June 22, 2007 Weekly Garden Guide

  • Mark planted his 15 metre double row of garlic this week (167 cloves, to be precise). Having heard that the average American consumes 6kg of garlic a year, while the average Italian eats 20kg, he feels he may have underestimated the yield we should require. At an average of 15 bulbs to a kilo, with each clove delivering one bulb, planted in a double row at 30 cm between the rows and 15cm between each clove, if you have not yet planted your garlic, you should be able to calculate how much area you need so that you can hurry up and get it in.
  • While the weather is fine and the ground dry enough to work, beds can be prepared now for spring plantings of vegetables. The better the ground preparation, the better the yield will be. Vegetable gardens in particular need to be very friable and well tilled. If you get in now, when the frenzied activity of spring arrives, your beds are all ready for planting.
  • Buy seed potatoes and set them in trays on their ends (chitting). Put them in a dark place to shoot for early planting in August (which is only six weeks away now).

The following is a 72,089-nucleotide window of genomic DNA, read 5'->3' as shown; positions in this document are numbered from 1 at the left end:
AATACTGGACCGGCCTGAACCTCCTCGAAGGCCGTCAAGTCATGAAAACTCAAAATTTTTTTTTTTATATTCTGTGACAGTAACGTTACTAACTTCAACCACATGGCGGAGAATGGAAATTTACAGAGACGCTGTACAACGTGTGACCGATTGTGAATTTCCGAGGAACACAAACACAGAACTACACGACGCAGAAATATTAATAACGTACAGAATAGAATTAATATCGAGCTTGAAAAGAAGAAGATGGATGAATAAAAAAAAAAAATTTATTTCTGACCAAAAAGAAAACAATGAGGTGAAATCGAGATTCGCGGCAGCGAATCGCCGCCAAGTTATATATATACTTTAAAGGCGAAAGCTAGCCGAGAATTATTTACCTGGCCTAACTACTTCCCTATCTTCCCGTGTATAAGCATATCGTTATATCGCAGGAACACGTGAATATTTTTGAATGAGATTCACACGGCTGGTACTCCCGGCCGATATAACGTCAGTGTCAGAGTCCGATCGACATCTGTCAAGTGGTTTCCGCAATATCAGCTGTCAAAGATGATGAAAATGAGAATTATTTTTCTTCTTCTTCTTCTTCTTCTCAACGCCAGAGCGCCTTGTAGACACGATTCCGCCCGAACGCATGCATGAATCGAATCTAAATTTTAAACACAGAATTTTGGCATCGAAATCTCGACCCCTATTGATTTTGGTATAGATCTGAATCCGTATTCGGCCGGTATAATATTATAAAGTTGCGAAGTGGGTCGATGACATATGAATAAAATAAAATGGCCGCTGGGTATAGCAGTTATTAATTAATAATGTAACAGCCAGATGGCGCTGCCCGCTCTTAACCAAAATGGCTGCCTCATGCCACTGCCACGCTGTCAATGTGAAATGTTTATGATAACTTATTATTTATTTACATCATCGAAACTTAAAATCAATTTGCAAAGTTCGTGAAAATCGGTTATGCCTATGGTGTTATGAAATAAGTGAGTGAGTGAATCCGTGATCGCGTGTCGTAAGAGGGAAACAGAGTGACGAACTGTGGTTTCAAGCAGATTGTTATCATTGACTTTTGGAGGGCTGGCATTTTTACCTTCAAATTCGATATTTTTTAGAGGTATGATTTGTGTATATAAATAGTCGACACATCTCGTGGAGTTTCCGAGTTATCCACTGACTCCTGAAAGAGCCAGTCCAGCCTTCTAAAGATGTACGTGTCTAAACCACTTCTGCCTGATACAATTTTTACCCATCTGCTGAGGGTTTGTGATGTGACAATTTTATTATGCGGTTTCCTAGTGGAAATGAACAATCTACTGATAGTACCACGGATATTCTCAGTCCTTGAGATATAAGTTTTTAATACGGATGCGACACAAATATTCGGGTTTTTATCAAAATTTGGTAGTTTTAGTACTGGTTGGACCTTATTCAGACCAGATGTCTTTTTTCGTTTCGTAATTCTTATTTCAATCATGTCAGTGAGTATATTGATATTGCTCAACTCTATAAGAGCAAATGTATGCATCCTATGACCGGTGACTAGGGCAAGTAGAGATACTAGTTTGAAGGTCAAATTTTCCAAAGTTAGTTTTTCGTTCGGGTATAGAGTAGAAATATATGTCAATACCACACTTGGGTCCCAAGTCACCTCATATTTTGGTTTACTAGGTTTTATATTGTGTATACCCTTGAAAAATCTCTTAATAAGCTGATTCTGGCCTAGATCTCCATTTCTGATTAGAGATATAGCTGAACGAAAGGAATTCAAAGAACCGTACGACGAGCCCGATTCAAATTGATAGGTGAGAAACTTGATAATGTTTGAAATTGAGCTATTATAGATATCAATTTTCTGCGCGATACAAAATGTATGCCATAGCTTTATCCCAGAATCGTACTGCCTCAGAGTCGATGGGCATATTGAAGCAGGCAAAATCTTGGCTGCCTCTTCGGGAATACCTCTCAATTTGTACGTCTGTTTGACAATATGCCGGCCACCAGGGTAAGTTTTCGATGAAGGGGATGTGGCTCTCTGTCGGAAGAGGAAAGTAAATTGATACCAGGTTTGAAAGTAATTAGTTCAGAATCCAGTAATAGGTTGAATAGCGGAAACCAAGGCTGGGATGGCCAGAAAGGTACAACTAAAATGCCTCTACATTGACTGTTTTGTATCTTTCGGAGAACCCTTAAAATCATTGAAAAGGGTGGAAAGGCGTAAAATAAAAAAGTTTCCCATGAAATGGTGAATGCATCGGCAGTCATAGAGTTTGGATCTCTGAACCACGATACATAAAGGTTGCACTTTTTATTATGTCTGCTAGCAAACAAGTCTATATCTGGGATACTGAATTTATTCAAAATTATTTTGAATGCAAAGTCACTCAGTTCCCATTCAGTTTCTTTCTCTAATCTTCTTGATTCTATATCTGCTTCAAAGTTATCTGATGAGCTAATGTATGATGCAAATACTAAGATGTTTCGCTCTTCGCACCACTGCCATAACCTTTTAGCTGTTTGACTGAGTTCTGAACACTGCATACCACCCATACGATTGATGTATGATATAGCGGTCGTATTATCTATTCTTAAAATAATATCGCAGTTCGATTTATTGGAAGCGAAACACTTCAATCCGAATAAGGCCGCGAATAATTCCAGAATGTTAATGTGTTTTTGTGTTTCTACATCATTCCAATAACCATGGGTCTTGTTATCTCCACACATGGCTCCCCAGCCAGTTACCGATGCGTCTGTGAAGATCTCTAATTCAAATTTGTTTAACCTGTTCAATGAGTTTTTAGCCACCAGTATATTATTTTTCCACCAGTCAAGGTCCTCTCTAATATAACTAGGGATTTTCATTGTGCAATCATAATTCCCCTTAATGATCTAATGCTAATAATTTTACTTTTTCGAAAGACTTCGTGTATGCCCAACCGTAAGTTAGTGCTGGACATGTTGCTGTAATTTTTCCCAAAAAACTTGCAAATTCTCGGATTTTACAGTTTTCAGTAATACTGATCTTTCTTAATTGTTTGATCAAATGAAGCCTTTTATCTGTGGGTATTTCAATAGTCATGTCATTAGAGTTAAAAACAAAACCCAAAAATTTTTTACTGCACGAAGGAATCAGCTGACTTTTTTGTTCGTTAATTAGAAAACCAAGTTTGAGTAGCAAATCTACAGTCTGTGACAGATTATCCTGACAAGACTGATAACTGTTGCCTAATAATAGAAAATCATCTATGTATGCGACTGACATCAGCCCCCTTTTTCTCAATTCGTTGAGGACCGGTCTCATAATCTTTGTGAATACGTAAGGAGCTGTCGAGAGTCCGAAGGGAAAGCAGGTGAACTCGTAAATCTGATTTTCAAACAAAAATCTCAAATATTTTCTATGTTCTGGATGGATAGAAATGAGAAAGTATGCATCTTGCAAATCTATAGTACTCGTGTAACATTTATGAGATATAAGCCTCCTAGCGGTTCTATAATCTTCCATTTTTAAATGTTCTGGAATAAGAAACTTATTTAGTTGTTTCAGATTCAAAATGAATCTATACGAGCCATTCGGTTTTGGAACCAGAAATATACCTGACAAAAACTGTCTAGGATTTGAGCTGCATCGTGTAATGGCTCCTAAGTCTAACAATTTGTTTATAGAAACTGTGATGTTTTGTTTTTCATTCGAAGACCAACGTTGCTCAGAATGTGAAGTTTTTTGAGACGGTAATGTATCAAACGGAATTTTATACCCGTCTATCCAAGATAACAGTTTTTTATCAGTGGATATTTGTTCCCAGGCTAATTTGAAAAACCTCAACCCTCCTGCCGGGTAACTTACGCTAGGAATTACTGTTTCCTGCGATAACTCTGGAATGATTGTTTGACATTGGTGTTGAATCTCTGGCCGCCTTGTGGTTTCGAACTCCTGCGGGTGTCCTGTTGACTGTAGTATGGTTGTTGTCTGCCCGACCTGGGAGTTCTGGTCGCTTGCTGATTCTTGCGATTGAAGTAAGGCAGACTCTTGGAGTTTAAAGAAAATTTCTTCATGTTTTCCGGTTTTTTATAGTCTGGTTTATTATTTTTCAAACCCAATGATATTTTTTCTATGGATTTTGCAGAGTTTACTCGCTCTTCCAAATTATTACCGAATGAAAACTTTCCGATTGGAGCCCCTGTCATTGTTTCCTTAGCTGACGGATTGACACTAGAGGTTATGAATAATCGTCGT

• This is the first year we have grown chicory (witloof) and apparently now is the time to start forcing them by lifting them, trimming off the leaves and either blanching them in a box in dark shed or by burying them in a trench at least 20cm deep. From there it takes about a month for the fresh leaves to shoot again. Blanching them takes away the bitterness. We will report in due course as to whether the final product is worth the effort.
  • It is still time for digging and dividing in the ornamental garden.
  • Pruning of hydrangeas can start in mild areas. Prune back to two fat buds if you want flowers next year. While they will generally come again if you cut them to the ground, you won’t get flowers because they set buds on the previous year’s new growth.
  • Give deciduous fruit trees a copper and oil spray to clean them up and carry out winter pruning.
  • Mark is worried about fire fang, which is apparently something that can happen to your compost. Or so his heritage vegetable gardening book cautions. The only problem is that the book fails to specify exactly what fire fang is and we don’t think it is spontaneous combustion.